Key migration issues. Public debate on immigration issues in Estonia has largely focused on how to handle nationals emigrating from members of the Commonwealth of Independent States. Between 1997 (when Estonia adopted the Refugee Act) and 2008, a total of 141 asylum applications were submitted in Estonia (MIG &EMN 2008, pp.18, 58).


While Estonia’s refugee population is small, the country has a significant population of  stateless persons. In 2009, 107,670 persons, or 8 percent of the population, were defined as stateless (ECRI 2010, p.12). The issue of statelessness and government policies towards such persons have been the subject of deliberations in human rights bodies such as the UN Human Rights Council and the European Commission against Racism and Intolerance (HRC 2008, ECRI 2010).


There have also been some disputes over the right of Russian nationals to reside in Estonia in the post-Soviet period. For instance, a case brought to the European Court of Human Rights (ECHR), Mikolenko v. Estonia, involved a dispute over the right of a retired Soviet army official of Russian nationality to reside in Estonia. The applicant, supported by the Russian government, claimed that detention had not been carried out with a view of expulsion, but rather to force the applicant to apply for a Russian passport. The Court found that, while the initial detention had been carried out with a view of expulsion and was thus lawful, it had gone on beyond a reasonable length, as the applicant was held for nearly four years (Mikolenko v. Estonia 2010).


Criticisms. A number of independent observers—including both Council of Europe and UN bodies—have addressed Estonia’s immigration and detention practices. In particular, observers in the UN Human Rights Council (HRC) have criticized the conduct of border guards and their tendency to assume discretionary powers on asylum applications (ECRI 2006, p. 21; HRC 2008, p.17). In addition, the European Commission against Racism and Intolerance (ECRI) reported in March 2010 that it has been “informed that high levels of xenophobic attitudes were noted among border guards during training and that overall, they lack training, experience and appropriate education (ECRI 2010, p.39).


The UN Special Rapporteur on the human rights of migrants highlighted a recent case of administrative detention where the detainee, a Cameroonian citizen married to an Estonian woman, had been waiting for a decision on his application for a residence permit for two years, and had been detained with a view to expulsion without having been issued a decision or provided access to legal council (HRC 2009, p.26).


Observers have also drawn attention to the lack of a maximum period of detention in Estonia and occasions of excessively long detention. In its 2010 ruling in the Mikolenko case, the ECHR found that Estonia had violated Article 5 (the right to liberty and security) of the European Convention on Human Rights in detaining the appellant for almost four years in an expulsion centre (Mikolenko v. Estonia 2010). In December 2004, the Estonian Office of the Legal Chancellor reported that some persons had been held in an expulsion centre for a year and a half (ECRI 2006, p.22).


Detention Infrastructure


As of 2010, Estonia operated one non-secure reception centre for asylum seekers and one dedicated immigration detention facility (called a pre-removal detention centre), the Harku Expulsion Centre (Harku väljasaatmiskeskus) (Pihel 2010; Eber 2010; MIG & EMN 2008, pp.11, 18; ERC 2007, p.39). Irregular immigrants awaiting deportation can also be held in prisons or police holding facilities.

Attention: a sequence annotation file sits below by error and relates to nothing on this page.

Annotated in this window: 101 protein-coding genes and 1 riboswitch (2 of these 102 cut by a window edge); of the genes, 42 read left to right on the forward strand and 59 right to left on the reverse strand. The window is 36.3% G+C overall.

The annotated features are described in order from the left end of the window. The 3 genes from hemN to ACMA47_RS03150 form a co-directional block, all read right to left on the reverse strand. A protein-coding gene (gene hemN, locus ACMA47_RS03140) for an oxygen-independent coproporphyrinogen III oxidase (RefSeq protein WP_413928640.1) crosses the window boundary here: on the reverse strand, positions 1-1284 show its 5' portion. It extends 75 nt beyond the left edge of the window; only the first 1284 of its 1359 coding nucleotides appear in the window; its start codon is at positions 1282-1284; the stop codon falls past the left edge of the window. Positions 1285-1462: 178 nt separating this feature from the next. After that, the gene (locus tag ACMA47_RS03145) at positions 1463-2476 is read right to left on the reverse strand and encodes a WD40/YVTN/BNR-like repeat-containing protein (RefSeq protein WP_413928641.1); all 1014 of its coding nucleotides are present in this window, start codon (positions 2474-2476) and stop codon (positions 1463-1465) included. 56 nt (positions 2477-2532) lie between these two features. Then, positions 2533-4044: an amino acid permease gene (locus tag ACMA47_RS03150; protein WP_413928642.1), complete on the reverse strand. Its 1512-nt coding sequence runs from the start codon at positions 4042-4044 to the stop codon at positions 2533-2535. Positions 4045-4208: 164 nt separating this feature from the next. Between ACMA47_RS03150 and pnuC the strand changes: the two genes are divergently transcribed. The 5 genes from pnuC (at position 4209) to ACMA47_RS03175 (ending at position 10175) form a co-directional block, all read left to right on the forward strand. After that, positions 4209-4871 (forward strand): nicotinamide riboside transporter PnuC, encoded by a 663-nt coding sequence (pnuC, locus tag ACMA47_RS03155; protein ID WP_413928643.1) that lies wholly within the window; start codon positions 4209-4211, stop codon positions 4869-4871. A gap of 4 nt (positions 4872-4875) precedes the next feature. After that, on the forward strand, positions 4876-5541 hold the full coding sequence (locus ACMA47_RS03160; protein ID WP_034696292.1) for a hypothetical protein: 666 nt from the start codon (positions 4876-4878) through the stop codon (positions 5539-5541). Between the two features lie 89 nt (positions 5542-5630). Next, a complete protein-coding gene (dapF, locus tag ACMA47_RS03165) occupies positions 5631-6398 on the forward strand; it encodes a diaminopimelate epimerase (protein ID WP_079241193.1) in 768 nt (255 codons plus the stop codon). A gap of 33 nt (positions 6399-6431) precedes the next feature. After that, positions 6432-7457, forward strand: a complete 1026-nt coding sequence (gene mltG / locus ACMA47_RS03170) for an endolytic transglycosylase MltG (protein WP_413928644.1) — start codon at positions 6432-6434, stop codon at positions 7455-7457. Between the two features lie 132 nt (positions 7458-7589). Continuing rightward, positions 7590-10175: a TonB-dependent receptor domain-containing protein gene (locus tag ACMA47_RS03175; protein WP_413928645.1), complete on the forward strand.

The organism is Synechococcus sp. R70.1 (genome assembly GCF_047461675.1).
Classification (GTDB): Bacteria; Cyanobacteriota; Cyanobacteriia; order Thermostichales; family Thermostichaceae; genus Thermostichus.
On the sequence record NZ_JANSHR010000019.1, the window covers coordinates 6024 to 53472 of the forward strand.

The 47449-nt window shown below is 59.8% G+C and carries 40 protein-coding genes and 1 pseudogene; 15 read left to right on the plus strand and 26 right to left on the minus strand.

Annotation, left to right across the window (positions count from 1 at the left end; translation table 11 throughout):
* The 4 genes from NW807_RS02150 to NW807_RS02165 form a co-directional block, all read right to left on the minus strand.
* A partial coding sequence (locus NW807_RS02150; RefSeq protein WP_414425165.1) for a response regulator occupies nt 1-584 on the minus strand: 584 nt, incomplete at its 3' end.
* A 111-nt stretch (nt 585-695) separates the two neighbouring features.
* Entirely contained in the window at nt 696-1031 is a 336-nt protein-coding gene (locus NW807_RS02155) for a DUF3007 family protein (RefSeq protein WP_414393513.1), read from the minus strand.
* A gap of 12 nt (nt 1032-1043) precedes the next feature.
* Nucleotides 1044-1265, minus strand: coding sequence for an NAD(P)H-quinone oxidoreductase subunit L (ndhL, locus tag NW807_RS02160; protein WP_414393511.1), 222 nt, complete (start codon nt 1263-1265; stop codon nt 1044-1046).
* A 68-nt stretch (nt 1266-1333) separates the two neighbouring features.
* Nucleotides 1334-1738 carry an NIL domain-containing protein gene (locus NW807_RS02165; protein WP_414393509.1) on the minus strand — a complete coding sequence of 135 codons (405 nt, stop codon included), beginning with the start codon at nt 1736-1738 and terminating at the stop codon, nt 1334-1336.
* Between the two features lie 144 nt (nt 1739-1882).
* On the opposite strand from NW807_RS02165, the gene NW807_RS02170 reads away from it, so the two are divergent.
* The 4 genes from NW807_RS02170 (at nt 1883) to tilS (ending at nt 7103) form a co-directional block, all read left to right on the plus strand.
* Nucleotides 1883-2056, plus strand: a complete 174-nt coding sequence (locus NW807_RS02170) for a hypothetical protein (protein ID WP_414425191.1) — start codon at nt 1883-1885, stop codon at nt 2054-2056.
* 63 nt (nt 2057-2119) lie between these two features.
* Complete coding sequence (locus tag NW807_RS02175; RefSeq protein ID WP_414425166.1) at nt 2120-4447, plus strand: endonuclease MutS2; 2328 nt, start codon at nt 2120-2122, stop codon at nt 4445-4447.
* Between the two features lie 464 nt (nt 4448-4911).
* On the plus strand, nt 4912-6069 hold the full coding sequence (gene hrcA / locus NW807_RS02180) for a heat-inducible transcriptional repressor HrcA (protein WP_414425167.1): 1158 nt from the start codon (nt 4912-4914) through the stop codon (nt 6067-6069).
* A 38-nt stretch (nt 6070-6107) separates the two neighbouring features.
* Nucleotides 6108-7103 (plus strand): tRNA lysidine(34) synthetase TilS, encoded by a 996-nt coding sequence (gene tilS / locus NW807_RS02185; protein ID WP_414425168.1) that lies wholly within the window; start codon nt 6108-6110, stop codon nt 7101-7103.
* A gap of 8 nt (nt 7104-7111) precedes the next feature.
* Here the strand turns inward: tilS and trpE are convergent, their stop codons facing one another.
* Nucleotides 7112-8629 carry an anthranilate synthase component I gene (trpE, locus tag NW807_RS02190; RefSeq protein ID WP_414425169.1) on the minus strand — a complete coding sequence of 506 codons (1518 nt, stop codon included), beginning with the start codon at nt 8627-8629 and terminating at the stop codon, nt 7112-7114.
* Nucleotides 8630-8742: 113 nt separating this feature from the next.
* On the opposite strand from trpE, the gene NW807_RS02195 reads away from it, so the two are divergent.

The Harku pre-removal detention centre was established in March 2003. The legal grounds for the establishment of this centre are provided in a 2003 amendment to the Obligation to Leave and Prohibition of Entry Act. The detention centre has a capacity of 42 (26 men and 16 women) (MIG &EMN 2008, p.18). As of 2007, staff members included employees of the Police and Border Guard Board (formerly the Citizenship and Migration Board), as well as security officers from a private security company, G4S (Pihel 2010; ERC 2007, p. 39). The majority of those detained in recent years were citizens of the Russian Federation (Pihel 2010; ERC 2007, p.40). In 2009, 67 persons were detained in the expulsion centre (Pihel 2010).


The conditions of detention at the dedicated detention facility are enumerated in the Obligation to Leave and Prohibition of Entry Act. Although the act provides for several basic conditions (including gender segregation), it also has a number of questionable provisions. For example, while meals are to be provided by the detention centre, specific diets (such as those stemming from religious beliefs) are only observed at the detainees own expense (Obligation to Leave and Prohibition of Entry Act 2003, §26). Also, access to a shower, sauna, or bath is only guaranteed once weekly (Obligation to Leave and Prohibition of Entry Act 2003, §26).


Facts & Figures


The majority of immigrants in Estonia are nationals of the CIS (MIG & EMN 2008, p.21). Between 1997 and 2008, a total of 141 asylum applications were submitted in Estonia. Ten applicants received refugee status while and additional 12 were granted subsidiary protection (MIG & EMN 2008, p.58). At the end of 2008, seven asylum cases were pending (UNHCR 2009).


The number of discoveries of irregular residents has increased since 2004, when the then-Citizenship and Migration Board established “migration inspectors,” who are charged with examining the legal basis for stay and work in Estonia. Whereas in 2002, a total of 864 persons were found to be staying in the country illegally, in 2007 the figure was 1,464. Border guards reported that in 2007 the number of unauthorized entries was 168 (MIG & EMN 2008, pp.26-7).


The annual number of persons ordered to leave the country has declined from 403 in 2000 to 94 in 2007. However, the number of non-nationals turned back at the border has remained at an annual level of around 3,000. The number of expelled foreign nationals has risen from 26 in 2003 to 65 in 2007. The number of foreigners detained at the expulsion centre annually has fluctuated, with a low of 14 persons in 2004 to a high of 67 in 2009 (Pihel 2010; MIG &EMN 2008, p.60).